"It gives you the kind of security you look for," Kaeding said. "I couldn't ask for anything better."
Pity the Ravens' kicker Matt Stover. He is the third-most accurate field goal kicker ever, but two years before the kicker feeding frenzy he signed a five-year deal worth just more than $1 million annually -- about half of what the current market for elite kickers bears. With the 2006 NFL salary cap at $102 million and 53 players on each roster, you can argue that -- based on their impact -- kickers are still underpaid.
"The devil's advocate will say we don't really work a whole lot," Vanderjagt said. "You know, we stand around for an hour and 45 minutes out of a two-hour practice. But we get paid to make plays on Sunday. Field goals are definitely deciding more games and more and more teams are realizing that.
"I've been talking to [Denver's Jason] Elam and Adam [Vinatieri], saying we need to raise the bar and take care of each other. Internally, we need to get more credit and more money because we decide games.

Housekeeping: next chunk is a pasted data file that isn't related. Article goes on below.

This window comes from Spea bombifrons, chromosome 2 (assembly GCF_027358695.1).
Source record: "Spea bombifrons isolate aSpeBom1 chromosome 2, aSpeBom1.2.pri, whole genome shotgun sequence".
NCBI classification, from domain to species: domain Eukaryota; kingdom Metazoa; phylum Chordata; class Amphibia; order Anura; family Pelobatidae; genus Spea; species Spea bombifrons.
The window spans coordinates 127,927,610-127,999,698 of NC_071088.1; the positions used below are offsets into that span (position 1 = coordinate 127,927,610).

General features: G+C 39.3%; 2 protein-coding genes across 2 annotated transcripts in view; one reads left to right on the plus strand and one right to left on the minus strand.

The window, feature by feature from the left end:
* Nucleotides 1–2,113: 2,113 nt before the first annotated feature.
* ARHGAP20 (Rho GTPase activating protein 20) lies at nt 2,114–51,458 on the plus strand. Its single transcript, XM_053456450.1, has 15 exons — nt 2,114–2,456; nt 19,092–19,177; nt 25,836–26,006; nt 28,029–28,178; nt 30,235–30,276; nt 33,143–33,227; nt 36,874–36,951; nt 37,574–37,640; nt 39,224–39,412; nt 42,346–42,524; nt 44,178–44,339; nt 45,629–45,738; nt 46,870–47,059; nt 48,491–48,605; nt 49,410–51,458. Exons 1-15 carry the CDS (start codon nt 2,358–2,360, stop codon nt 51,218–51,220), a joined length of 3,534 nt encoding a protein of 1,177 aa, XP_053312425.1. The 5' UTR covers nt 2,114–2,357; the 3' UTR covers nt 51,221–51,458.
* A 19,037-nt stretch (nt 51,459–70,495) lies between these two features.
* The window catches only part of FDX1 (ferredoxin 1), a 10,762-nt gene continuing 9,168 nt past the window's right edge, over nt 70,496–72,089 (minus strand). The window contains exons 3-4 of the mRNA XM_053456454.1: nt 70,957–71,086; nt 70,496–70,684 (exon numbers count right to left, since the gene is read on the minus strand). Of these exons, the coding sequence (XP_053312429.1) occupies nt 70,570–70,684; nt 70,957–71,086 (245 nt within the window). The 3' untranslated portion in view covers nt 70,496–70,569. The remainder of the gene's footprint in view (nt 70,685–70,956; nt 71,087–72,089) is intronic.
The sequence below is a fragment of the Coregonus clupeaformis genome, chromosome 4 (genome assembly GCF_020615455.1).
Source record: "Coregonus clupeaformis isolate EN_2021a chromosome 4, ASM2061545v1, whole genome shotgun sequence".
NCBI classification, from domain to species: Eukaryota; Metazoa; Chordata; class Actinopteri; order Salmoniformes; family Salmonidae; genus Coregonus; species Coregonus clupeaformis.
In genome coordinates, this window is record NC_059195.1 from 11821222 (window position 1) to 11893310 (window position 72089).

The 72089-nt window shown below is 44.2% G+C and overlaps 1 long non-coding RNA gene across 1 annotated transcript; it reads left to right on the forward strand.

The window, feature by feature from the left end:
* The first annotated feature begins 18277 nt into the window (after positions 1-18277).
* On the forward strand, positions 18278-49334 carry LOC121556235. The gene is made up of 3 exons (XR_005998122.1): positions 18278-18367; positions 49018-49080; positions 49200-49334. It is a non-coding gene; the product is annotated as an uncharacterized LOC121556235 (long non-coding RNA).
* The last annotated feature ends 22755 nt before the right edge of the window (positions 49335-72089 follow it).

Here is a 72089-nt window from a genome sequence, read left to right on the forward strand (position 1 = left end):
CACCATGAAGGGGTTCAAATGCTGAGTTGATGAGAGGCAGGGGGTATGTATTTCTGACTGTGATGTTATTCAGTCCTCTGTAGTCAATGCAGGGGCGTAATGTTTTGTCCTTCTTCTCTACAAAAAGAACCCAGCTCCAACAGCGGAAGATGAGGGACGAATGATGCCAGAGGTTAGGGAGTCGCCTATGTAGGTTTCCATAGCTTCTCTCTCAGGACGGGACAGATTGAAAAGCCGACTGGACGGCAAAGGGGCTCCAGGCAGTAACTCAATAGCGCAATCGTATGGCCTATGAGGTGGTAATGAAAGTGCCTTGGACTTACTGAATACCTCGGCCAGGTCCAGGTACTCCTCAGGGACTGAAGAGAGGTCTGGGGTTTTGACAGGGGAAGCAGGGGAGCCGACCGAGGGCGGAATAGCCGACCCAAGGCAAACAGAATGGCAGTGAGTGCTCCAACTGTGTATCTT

Vanderjagt, the epitome of a free spirit, was destined to run afoul of Parcells. Predictably, he did, but that flew under the radar of Owens' steady stream of skirmishes with the Cowboys.
"Our Idiot Kicker is arrogant, cocky," said Charlie Waters, who played safety in Dallas for a dozen seasons and is the team's color analyst for radio broadcasts. "He doesn't have a big rapport with Parcells. Parcells, he loves to figure players out, find out where their hot buttons out.